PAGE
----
Monday, December 15, 2014

You'll Never Think Of Tombstone The Same Way Again. Marshal Law, Book One In The Tombstone Series by Kris Norris

A town with a notorious reputation…


Tombstone, Arizona, has seen its share of gunfights. And if McKenna Buchanan has her way, she’ll stop at nothing to add a few more to the ranks. She’s out to right a wrong and won’t stop until she’s challenged every last member of the Wilson gang to a duel.

A secret buried deep…

Wolf shifters Ethan McClaren and Jude Davenport’s lives are complicated, but their job is simple. As federal Marshals, they’re determined to find the vigilante gunning down outlaws across the wilds of the western states so justice can be served. The last thing they expected was a woman with more honor than most men—who willingly risks her life to save theirs.

A claim that can’t be denied…

Falling in love with two lawmen never crossed McKenna’s mind—not with her name topping the most wanted list. She’s simply doing what’s right—preventing more bloodshed when she’s already seen a lifetime’s worth. The fact she’s drawn to Ethan and Jude as much as they seem to be to her is purely circumstantial. But she’s not the only one harboring secrets and when the truth finally emerges, it’s going to take more than marshal law to settle the dust.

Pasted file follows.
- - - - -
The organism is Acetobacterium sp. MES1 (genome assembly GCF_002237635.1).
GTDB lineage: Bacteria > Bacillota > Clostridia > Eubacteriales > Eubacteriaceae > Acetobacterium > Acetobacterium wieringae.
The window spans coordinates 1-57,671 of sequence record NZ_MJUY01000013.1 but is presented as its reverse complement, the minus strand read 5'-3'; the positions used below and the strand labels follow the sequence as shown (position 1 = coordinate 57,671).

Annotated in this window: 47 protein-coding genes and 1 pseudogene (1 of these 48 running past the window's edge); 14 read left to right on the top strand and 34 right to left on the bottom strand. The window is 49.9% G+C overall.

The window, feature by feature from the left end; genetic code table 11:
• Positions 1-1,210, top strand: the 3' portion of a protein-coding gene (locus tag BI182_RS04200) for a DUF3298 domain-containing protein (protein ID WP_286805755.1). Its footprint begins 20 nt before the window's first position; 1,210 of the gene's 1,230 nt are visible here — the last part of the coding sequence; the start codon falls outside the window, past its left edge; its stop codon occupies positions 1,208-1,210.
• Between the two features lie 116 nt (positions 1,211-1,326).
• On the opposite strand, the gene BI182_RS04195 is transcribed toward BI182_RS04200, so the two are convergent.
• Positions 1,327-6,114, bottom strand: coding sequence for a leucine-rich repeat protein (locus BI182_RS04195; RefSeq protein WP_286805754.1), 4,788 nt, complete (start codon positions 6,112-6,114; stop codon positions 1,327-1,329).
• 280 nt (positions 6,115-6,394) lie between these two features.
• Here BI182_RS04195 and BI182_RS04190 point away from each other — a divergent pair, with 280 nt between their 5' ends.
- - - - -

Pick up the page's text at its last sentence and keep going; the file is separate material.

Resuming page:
McKenna eased onto the stool, letting the tension of the ride slowly fade. She’d pressed hard, only stopping long enough to rest her mount before moving on, wanting to reach Tombstone by nightfall. She’d trotted down the dusty street as the blazing sun had sunk behind the distant hills, staining the clouds blood red.

She’d watered her horse, bought some feed then headed for the saloon, hoping to lose herself amidst the mass of drunken cowboys and working girls. She’d pushed her way through the crowd, avoiding direct eye contact as she’d headed for the far corner, taking a seat that offered her some protection. Then she’d ordered a shot of whiskey and a bowl of stew.

The barkeep dropped both offerings on the wooden counter, heading off to yell at one of the men. She ignored the brawl starting off to her right, taking a small taste of the thick broth. The warm liquid soothed the dry feeling in her throat, removing the taste of dirt and sweat. A large man tripped onto the floor behind her, and she lifted her bowl as he crashed onto the bar, swiping her whiskey onto the floor.

The guy muttered an apology, grabbing another man by the shirt and tackling him into a table. She waited until they’d moved the other way before lowering her bowl and continuing her meal. Didn’t matter what town she ventured into, the men were always the same. Loud. Oppressive. Angry. And those that weren't avoided her, judging her character by the clothes she wore.